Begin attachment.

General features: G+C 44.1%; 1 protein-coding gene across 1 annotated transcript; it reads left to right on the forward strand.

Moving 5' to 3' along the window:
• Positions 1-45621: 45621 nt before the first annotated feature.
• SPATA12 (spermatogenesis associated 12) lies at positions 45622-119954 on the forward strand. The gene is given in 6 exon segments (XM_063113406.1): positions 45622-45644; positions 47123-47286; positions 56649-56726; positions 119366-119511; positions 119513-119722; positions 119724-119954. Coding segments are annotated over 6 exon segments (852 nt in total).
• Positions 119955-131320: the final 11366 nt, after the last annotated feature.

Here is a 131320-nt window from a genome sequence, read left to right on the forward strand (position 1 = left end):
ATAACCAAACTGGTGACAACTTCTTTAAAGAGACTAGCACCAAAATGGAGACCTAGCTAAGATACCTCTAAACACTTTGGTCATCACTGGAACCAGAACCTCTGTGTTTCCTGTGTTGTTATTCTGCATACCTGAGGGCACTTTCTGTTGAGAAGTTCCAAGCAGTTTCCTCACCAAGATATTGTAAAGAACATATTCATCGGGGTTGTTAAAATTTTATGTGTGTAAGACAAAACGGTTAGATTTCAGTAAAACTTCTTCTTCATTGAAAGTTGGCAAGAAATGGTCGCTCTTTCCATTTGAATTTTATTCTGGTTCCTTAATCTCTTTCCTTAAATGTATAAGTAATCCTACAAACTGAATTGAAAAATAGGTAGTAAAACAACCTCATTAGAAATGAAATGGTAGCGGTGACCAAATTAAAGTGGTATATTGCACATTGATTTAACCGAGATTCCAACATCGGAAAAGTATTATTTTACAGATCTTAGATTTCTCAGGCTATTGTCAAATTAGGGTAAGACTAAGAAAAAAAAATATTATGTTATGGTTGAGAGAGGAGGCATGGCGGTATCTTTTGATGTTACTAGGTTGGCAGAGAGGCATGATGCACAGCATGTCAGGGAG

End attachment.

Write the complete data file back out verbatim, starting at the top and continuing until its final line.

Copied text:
General features: G+C 44.1%; 1 protein-coding gene across 1 annotated transcript; it reads left to right on the forward strand.

Moving 5' to 3' along the window:
• Positions 1-45621: 45621 nt before the first annotated feature.
• SPATA12 (spermatogenesis associated 12) lies at positions 45622-119954 on the forward strand. The gene is given in 6 exon segments (XM_063113406.1): positions 45622-45644; positions 47123-47286; positions 56649-56726; positions 119366-119511; positions 119513-119722; positions 119724-119954. Coding segments are annotated over 6 exon segments (852 nt in total).
• Positions 119955-131320: the final 11366 nt, after the last annotated feature.

Here is a 131320-nt window from a genome sequence, read left to right on the forward strand (position 1 = left end):
ATAACCAAACTGGTGACAACTTCTTTAAAGAGACTAGCACCAAAATGGAGACCTAGCTAAGATACCTCTAAACACTTTGGTCATCACTGGAACCAGAACCTCTGTGTTTCCTGTGTTGTTATTCTGCATACCTGAGGGCACTTTCTGTTGAGAAGTTCCAAGCAGTTTCCTCACCAAGATATTGTAAAGAACATATTCATCGGGGTTGTTAAAATTTTATGTGTGTAAGACAAAACGGTTAGATTTCAGTAAAACTTCTTCTTCATTGAAAGTTGGCAAGAAATGGTCGCTCTTTCCATTTGAATTTTATTCTGGTTCCTTAATCTCTTTCCTTAAATGTATAAGTAATCCTACAAACTGAATTGAAAAATAGGTAGTAAAACAACCTCATTAGAAATGAAATGGTAGCGGTGACCAAATTAAAGTGGTATATTGCACATTGATTTAACCGAGATTCCAACATCGGAAAAGTATTATTTTACAGATCTTAGATTTCTCAGGCTATTGTCAAATTAGGGTAAGACTAAGAAAAAAAAATATTATGTTATGGTTGAGAGAGGAGGCATGGCGGTATCTTTTGATGTTACTAGGTTGGCAGAGAGGCATGATGCACAGCATGTCAGGGAG